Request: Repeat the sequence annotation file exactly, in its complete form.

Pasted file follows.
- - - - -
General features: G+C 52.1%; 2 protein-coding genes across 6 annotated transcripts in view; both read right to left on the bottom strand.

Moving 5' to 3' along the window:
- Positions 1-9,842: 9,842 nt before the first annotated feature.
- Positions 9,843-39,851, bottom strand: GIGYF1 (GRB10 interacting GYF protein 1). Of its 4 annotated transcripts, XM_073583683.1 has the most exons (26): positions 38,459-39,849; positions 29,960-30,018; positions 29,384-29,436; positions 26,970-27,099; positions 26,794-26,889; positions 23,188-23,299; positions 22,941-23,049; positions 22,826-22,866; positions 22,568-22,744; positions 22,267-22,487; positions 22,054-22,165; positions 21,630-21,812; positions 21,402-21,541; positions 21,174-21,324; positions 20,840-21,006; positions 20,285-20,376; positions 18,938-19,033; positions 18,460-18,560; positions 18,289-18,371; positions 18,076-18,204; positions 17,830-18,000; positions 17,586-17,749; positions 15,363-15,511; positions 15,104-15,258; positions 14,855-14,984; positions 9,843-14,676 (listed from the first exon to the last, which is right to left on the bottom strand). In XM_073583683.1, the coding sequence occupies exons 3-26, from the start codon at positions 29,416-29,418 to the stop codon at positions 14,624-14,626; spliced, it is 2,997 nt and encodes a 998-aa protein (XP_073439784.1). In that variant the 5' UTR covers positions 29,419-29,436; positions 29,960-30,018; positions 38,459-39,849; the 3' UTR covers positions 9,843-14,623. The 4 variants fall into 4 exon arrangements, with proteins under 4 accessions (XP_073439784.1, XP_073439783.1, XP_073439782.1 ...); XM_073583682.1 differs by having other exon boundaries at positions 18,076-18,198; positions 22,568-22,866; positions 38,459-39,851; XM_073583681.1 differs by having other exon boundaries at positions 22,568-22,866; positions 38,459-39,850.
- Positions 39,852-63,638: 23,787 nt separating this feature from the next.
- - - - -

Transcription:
General features: G+C 52.1%; 2 protein-coding genes across 6 annotated transcripts in view; both read right to left on the bottom strand.

Moving 5' to 3' along the window:
- Positions 1-9,842: 9,842 nt before the first annotated feature.
- Positions 9,843-39,851, bottom strand: GIGYF1 (GRB10 interacting GYF protein 1). Of its 4 annotated transcripts, XM_073583683.1 has the most exons (26): positions 38,459-39,849; positions 29,960-30,018; positions 29,384-29,436; positions 26,970-27,099; positions 26,794-26,889; positions 23,188-23,299; positions 22,941-23,049; positions 22,826-22,866; positions 22,568-22,744; positions 22,267-22,487; positions 22,054-22,165; positions 21,630-21,812; positions 21,402-21,541; positions 21,174-21,324; positions 20,840-21,006; positions 20,285-20,376; positions 18,938-19,033; positions 18,460-18,560; positions 18,289-18,371; positions 18,076-18,204; positions 17,830-18,000; positions 17,586-17,749; positions 15,363-15,511; positions 15,104-15,258; positions 14,855-14,984; positions 9,843-14,676 (listed from the first exon to the last, which is right to left on the bottom strand). In XM_073583683.1, the coding sequence occupies exons 3-26, from the start codon at positions 29,416-29,418 to the stop codon at positions 14,624-14,626; spliced, it is 2,997 nt and encodes a 998-aa protein (XP_073439784.1). In that variant the 5' UTR covers positions 29,419-29,436; positions 29,960-30,018; positions 38,459-39,849; the 3' UTR covers positions 9,843-14,623. The 4 variants fall into 4 exon arrangements, with proteins under 4 accessions (XP_073439784.1, XP_073439783.1, XP_073439782.1 ...); XM_073583682.1 differs by having other exon boundaries at positions 18,076-18,198; positions 22,568-22,866; positions 38,459-39,851; XM_073583681.1 differs by having other exon boundaries at positions 22,568-22,866; positions 38,459-39,850.
- Positions 39,852-63,638: 23,787 nt separating this feature from the next.